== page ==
The Hong Kong Bar Association has urged the government to “keep the general public timeously informed” of details in the controversial joint checkpoint arrangement for the Guangzhou-Shenzhen-Hong Kong Express Rail Link.
The proposal will involve “leasing” land to China and effectively giving up Hong Kong jurisdiction across a quarter of the West Kowloon terminus for faster immigration procedures performed by mainland law enforcement agents. It has been heavily criticised by pro-democracy activists, who say that it is a violation of the Basic Law.
In a statement published on Thursday, the Bar Association said that it “notes the public discussions concerning the legal and constitutional issues” related to the joint checkpoint arrangement.
The barrister organisation called on the government to provide timely details of the proposed three-step process “to facilitate a proper, constructive and rational discussion” on the issues.
“The HKBA is monitoring the development closely, and will publish its views if and when appropriate,” it continued.
The three-step process involves: reaching an agreement with mainland authorities; seeking approval from the Standing Committee of the National People’s Congress to give Hong Kong power to “lease” land to the mainland; and enacting the arrangement through local legislation.
The Association published a statement last month following news reports on a confidential discussion within the Bar Council. The Bar Association said that the reports were incorrect and misleading, and stressed that it had not yet made a decision on whether the joint checkpoint is permissible under the Basic Law.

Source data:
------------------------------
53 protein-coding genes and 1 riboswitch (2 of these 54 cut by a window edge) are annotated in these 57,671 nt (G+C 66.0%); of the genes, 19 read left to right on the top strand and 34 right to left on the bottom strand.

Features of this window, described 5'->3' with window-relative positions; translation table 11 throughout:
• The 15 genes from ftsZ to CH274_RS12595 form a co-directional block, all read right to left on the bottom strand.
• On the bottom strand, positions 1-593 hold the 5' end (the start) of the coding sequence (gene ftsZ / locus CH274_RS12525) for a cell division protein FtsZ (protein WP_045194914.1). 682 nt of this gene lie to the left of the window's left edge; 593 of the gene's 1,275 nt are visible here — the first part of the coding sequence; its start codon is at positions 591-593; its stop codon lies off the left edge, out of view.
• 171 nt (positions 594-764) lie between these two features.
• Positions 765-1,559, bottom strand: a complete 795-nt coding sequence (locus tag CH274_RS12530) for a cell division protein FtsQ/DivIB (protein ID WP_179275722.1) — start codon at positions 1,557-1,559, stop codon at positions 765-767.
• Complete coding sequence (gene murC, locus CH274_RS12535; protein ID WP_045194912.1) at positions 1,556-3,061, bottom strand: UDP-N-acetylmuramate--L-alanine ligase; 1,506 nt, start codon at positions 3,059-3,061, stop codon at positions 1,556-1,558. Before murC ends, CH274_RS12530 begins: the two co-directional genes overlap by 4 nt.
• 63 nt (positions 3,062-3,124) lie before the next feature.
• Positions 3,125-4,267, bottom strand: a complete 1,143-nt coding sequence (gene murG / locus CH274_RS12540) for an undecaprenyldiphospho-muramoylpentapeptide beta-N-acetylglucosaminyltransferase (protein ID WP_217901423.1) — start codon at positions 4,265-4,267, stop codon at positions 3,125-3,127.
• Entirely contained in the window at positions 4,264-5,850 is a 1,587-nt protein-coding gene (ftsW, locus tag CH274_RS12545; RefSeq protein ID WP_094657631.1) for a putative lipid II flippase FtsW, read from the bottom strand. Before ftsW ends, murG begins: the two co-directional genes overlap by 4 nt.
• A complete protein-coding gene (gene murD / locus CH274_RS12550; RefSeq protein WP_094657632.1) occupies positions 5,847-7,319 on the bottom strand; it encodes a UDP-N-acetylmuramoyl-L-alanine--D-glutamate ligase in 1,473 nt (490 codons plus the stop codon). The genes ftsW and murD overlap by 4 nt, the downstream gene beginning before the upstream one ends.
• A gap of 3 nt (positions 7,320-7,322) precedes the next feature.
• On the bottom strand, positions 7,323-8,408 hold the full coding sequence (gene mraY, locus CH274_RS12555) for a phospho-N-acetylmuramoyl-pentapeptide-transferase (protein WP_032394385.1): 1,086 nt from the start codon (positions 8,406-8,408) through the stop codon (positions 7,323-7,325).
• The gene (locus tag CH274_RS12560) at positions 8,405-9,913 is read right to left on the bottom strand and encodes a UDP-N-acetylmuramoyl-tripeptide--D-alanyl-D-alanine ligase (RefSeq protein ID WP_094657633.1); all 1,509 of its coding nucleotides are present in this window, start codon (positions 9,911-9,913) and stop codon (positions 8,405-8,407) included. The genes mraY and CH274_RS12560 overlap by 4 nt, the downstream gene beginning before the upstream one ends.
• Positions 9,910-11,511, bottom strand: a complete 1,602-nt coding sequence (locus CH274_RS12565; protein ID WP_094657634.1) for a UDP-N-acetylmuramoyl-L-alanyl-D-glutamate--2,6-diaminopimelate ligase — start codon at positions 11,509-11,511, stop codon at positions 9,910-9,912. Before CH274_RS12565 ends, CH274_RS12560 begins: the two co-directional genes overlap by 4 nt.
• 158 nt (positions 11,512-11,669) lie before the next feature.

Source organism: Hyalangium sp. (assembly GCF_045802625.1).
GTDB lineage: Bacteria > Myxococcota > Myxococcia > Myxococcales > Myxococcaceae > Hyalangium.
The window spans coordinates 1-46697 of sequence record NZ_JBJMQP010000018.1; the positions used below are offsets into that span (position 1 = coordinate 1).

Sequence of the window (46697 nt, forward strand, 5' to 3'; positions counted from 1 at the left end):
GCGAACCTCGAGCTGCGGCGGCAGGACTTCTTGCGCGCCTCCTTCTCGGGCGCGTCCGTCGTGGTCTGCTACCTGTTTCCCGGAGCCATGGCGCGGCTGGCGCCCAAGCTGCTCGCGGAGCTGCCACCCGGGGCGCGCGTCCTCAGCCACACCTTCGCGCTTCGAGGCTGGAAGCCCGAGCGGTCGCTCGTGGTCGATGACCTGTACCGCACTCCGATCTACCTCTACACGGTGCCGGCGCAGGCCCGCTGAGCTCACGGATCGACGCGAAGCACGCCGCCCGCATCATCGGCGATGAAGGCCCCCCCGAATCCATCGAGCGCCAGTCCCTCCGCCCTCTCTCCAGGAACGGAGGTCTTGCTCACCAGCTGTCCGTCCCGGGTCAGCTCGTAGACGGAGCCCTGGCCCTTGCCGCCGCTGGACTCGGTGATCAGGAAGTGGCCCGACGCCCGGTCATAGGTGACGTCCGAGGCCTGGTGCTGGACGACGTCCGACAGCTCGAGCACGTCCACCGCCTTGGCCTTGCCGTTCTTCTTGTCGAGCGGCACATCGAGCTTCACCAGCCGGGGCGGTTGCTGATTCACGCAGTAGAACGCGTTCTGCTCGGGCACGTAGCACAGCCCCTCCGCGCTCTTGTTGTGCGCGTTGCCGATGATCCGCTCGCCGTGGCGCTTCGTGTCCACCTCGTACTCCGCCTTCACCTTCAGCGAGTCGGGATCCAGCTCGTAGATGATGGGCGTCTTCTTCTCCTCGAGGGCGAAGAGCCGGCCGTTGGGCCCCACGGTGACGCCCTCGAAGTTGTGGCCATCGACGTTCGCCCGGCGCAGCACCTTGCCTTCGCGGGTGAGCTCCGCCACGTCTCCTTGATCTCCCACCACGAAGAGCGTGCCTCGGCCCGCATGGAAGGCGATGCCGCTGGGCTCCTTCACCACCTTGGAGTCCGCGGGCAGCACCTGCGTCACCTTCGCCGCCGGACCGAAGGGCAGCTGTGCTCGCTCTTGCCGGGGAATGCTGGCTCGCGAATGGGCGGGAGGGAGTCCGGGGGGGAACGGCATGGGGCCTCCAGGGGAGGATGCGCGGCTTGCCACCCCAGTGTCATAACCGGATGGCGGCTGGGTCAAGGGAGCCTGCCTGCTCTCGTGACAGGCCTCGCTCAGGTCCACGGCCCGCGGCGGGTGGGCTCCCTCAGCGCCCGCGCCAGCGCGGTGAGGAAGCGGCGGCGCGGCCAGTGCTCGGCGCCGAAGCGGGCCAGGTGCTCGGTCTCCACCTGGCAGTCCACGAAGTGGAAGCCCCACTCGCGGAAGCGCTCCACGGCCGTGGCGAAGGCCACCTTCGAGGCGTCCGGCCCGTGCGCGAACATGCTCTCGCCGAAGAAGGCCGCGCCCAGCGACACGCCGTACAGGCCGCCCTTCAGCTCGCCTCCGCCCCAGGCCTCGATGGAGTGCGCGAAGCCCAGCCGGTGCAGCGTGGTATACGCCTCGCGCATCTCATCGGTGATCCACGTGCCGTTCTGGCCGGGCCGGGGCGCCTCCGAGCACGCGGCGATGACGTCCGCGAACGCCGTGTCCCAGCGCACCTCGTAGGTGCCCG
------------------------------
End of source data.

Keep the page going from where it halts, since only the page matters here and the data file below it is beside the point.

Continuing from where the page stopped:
Ming Pao last month published a report on documents it had obtained on the Bar Council’s sub-committee on Constitutional Affairs & Human Rights.
According to the report, the documents said that the committee believes “it is highly questionable whether the HKSAR Government’s proposed local legislation providing that the [mainland port area] be ‘regarded as outside the territorial boundary of the HKSAR’ can be enacted without contravening… the relevant provisions of the Basic Law, including [Articles] 8, 18, 19 and 22.”
The September statement also said that it was inappropriate to comment when a court hearing has been fixed on the matter. The High Court later declined applications for judicial reviews on the arrangement, arguing that such challenges are “clearly premature at this stage.”